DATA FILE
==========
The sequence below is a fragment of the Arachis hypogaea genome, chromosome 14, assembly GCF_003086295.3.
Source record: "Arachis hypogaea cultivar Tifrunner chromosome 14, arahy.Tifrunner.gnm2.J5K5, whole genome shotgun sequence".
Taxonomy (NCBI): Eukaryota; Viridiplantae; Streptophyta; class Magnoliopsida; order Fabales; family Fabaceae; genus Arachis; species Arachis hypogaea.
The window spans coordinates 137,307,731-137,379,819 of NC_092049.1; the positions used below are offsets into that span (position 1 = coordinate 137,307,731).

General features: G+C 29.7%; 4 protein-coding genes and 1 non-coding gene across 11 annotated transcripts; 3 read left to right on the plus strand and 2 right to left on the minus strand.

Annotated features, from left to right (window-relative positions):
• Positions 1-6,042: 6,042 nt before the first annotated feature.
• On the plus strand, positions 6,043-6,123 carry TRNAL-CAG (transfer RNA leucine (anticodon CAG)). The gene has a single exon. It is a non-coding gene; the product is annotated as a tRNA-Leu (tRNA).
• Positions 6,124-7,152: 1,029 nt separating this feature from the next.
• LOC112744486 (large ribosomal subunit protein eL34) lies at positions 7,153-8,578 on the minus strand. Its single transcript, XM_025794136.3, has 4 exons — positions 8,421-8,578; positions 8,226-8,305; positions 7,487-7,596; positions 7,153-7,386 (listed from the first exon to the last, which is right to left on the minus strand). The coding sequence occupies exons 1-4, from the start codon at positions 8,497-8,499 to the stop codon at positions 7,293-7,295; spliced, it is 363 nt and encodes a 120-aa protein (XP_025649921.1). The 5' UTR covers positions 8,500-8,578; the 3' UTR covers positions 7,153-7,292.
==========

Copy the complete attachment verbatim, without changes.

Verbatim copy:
The sequence below is a fragment of the Arachis hypogaea genome, chromosome 14, assembly GCF_003086295.3.
Source record: "Arachis hypogaea cultivar Tifrunner chromosome 14, arahy.Tifrunner.gnm2.J5K5, whole genome shotgun sequence".
Taxonomy (NCBI): Eukaryota; Viridiplantae; Streptophyta; class Magnoliopsida; order Fabales; family Fabaceae; genus Arachis; species Arachis hypogaea.
The window spans coordinates 137,307,731-137,379,819 of NC_092049.1; the positions used below are offsets into that span (position 1 = coordinate 137,307,731).

General features: G+C 29.7%; 4 protein-coding genes and 1 non-coding gene across 11 annotated transcripts; 3 read left to right on the plus strand and 2 right to left on the minus strand.

Annotated features, from left to right (window-relative positions):
• Positions 1-6,042: 6,042 nt before the first annotated feature.
• On the plus strand, positions 6,043-6,123 carry TRNAL-CAG (transfer RNA leucine (anticodon CAG)). The gene has a single exon. It is a non-coding gene; the product is annotated as a tRNA-Leu (tRNA).
• Positions 6,124-7,152: 1,029 nt separating this feature from the next.
• LOC112744486 (large ribosomal subunit protein eL34) lies at positions 7,153-8,578 on the minus strand. Its single transcript, XM_025794136.3, has 4 exons — positions 8,421-8,578; positions 8,226-8,305; positions 7,487-7,596; positions 7,153-7,386 (listed from the first exon to the last, which is right to left on the minus strand). The coding sequence occupies exons 1-4, from the start codon at positions 8,497-8,499 to the stop codon at positions 7,293-7,295; spliced, it is 363 nt and encodes a 120-aa protein (XP_025649921.1). The 5' UTR covers positions 8,500-8,578; the 3' UTR covers positions 7,153-7,292.